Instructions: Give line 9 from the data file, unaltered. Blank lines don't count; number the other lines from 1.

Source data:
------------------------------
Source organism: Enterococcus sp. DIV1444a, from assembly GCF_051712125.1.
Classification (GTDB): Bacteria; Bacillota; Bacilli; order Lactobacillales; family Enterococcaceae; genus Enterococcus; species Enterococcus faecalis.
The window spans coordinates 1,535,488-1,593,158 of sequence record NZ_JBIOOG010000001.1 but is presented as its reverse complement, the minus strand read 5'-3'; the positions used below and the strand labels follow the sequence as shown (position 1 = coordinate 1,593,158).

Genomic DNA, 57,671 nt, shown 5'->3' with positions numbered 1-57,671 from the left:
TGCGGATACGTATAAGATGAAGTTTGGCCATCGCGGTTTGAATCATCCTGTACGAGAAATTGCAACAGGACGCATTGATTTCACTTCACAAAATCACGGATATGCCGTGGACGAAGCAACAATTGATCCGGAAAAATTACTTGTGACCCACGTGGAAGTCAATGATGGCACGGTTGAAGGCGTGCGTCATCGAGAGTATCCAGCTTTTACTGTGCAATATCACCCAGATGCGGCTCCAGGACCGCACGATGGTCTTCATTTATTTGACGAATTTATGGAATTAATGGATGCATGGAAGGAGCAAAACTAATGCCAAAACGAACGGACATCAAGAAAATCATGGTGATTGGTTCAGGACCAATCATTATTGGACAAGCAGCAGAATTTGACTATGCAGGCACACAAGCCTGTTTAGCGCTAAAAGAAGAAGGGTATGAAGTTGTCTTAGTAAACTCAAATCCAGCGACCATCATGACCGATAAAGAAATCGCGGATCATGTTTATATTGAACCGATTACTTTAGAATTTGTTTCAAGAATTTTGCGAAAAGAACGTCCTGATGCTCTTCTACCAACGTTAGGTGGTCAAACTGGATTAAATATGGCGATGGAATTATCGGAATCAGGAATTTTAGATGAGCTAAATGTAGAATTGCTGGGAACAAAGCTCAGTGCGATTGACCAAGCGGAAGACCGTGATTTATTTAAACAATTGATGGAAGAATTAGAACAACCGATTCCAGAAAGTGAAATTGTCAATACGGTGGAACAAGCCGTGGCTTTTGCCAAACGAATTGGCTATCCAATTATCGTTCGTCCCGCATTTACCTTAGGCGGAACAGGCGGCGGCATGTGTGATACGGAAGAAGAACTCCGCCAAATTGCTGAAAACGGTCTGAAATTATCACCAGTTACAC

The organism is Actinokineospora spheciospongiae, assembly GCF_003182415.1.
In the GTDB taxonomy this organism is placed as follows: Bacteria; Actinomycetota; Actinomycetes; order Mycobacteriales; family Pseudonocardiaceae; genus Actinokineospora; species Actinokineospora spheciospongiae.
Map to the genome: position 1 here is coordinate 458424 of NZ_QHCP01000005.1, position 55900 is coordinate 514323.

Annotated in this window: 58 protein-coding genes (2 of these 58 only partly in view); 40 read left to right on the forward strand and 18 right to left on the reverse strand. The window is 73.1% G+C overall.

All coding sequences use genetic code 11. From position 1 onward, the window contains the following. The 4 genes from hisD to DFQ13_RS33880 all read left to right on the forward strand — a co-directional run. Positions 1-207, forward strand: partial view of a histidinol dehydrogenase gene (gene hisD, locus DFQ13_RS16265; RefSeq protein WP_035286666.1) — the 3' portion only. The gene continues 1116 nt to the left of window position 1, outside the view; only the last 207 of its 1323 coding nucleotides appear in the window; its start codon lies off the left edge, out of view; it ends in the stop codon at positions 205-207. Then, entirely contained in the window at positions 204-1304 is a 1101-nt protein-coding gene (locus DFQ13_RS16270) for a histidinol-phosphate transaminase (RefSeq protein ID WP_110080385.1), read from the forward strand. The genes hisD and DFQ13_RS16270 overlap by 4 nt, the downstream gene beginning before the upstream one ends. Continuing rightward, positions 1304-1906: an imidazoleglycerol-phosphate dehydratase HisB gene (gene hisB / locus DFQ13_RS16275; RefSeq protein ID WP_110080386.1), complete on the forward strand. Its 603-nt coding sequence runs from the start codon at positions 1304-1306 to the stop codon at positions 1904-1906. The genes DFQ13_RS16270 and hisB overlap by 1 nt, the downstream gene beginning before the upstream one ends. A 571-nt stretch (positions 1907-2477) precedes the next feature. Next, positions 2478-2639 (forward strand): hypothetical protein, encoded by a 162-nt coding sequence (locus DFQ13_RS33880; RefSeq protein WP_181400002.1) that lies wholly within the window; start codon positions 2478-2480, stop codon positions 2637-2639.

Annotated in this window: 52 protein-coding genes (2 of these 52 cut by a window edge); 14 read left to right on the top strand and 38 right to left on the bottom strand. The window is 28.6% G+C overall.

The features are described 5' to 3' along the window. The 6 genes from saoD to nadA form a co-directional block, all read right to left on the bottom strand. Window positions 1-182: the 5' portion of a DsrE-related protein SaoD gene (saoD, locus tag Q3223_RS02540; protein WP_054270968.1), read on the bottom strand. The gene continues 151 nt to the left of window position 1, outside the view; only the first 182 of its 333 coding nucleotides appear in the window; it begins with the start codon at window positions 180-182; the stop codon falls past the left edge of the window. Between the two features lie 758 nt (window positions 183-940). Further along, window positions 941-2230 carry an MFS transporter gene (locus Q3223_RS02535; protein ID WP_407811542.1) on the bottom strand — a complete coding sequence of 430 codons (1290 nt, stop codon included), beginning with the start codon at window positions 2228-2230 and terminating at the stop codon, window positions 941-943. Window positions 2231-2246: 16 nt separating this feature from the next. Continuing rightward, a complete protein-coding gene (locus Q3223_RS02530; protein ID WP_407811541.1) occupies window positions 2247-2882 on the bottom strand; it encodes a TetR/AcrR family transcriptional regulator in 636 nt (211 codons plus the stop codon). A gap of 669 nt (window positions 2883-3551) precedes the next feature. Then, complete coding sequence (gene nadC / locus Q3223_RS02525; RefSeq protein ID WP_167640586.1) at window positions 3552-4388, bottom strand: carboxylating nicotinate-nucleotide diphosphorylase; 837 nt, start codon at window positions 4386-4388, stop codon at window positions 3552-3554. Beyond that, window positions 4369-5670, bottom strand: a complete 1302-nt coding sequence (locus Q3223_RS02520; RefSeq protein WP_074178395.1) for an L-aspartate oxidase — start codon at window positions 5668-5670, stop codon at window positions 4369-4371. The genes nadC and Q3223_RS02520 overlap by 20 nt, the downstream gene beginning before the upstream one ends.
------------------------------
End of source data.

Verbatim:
Annotated in this window: 58 protein-coding genes (2 of these 58 only partly in view); 40 read left to right on the forward strand and 18 right to left on the reverse strand. The window is 73.1% G+C overall.